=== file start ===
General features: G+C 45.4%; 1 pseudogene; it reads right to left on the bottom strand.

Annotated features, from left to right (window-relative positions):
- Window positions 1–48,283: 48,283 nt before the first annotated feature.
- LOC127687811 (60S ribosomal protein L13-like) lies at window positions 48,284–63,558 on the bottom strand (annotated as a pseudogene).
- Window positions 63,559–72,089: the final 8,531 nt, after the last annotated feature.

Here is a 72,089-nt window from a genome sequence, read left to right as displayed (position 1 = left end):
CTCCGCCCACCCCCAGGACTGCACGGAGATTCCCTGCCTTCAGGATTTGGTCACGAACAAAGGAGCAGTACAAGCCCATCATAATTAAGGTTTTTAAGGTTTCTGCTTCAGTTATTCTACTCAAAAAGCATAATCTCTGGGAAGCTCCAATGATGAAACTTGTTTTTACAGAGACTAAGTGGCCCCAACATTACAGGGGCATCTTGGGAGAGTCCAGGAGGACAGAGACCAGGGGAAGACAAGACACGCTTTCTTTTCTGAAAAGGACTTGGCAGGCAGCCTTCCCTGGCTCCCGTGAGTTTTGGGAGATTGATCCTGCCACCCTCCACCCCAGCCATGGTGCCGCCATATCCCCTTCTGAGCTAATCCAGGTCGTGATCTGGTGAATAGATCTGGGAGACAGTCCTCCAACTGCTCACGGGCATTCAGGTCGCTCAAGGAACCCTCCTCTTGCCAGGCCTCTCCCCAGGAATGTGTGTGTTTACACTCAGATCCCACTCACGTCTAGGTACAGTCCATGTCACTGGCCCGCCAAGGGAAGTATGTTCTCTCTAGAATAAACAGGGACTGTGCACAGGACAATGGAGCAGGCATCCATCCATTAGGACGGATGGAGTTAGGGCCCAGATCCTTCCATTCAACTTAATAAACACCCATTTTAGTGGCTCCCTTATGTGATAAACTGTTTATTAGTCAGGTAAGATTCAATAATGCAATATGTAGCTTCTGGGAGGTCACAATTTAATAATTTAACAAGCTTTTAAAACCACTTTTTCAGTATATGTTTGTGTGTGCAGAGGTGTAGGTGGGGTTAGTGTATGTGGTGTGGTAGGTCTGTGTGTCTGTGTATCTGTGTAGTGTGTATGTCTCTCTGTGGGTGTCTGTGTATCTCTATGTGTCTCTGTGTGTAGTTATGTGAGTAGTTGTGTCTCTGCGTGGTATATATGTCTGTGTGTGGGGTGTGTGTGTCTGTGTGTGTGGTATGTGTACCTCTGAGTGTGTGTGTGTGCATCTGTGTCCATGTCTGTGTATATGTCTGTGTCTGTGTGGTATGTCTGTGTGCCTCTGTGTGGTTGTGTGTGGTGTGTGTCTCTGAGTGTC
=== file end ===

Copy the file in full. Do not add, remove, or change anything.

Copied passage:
General features: G+C 45.4%; 1 pseudogene; it reads right to left on the bottom strand.

Annotated features, from left to right (window-relative positions):
- Window positions 1–48,283: 48,283 nt before the first annotated feature.
- LOC127687811 (60S ribosomal protein L13-like) lies at window positions 48,284–63,558 on the bottom strand (annotated as a pseudogene).
- Window positions 63,559–72,089: the final 8,531 nt, after the last annotated feature.

Here is a 72,089-nt window from a genome sequence, read left to right as displayed (position 1 = left end):
CTCCGCCCACCCCCAGGACTGCACGGAGATTCCCTGCCTTCAGGATTTGGTCACGAACAAAGGAGCAGTACAAGCCCATCATAATTAAGGTTTTTAAGGTTTCTGCTTCAGTTATTCTACTCAAAAAGCATAATCTCTGGGAAGCTCCAATGATGAAACTTGTTTTTACAGAGACTAAGTGGCCCCAACATTACAGGGGCATCTTGGGAGAGTCCAGGAGGACAGAGACCAGGGGAAGACAAGACACGCTTTCTTTTCTGAAAAGGACTTGGCAGGCAGCCTTCCCTGGCTCCCGTGAGTTTTGGGAGATTGATCCTGCCACCCTCCACCCCAGCCATGGTGCCGCCATATCCCCTTCTGAGCTAATCCAGGTCGTGATCTGGTGAATAGATCTGGGAGACAGTCCTCCAACTGCTCACGGGCATTCAGGTCGCTCAAGGAACCCTCCTCTTGCCAGGCCTCTCCCCAGGAATGTGTGTGTTTACACTCAGATCCCACTCACGTCTAGGTACAGTCCATGTCACTGGCCCGCCAAGGGAAGTATGTTCTCTCTAGAATAAACAGGGACTGTGCACAGGACAATGGAGCAGGCATCCATCCATTAGGACGGATGGAGTTAGGGCCCAGATCCTTCCATTCAACTTAATAAACACCCATTTTAGTGGCTCCCTTATGTGATAAACTGTTTATTAGTCAGGTAAGATTCAATAATGCAATATGTAGCTTCTGGGAGGTCACAATTTAATAATTTAACAAGCTTTTAAAACCACTTTTTCAGTATATGTTTGTGTGTGCAGAGGTGTAGGTGGGGTTAGTGTATGTGGTGTGGTAGGTCTGTGTGTCTGTGTATCTGTGTAGTGTGTATGTCTCTCTGTGGGTGTCTGTGTATCTCTATGTGTCTCTGTGTGTAGTTATGTGAGTAGTTGTGTCTCTGCGTGGTATATATGTCTGTGTGTGGGGTGTGTGTGTCTGTGTGTGTGGTATGTGTACCTCTGAGTGTGTGTGTGTGCATCTGTGTCCATGTCTGTGTATATGTCTGTGTCTGTGTGGTATGTCTGTGTGCCTCTGTGTGGTTGTGTGTGGTGTGTGTCTCTGAGTGTC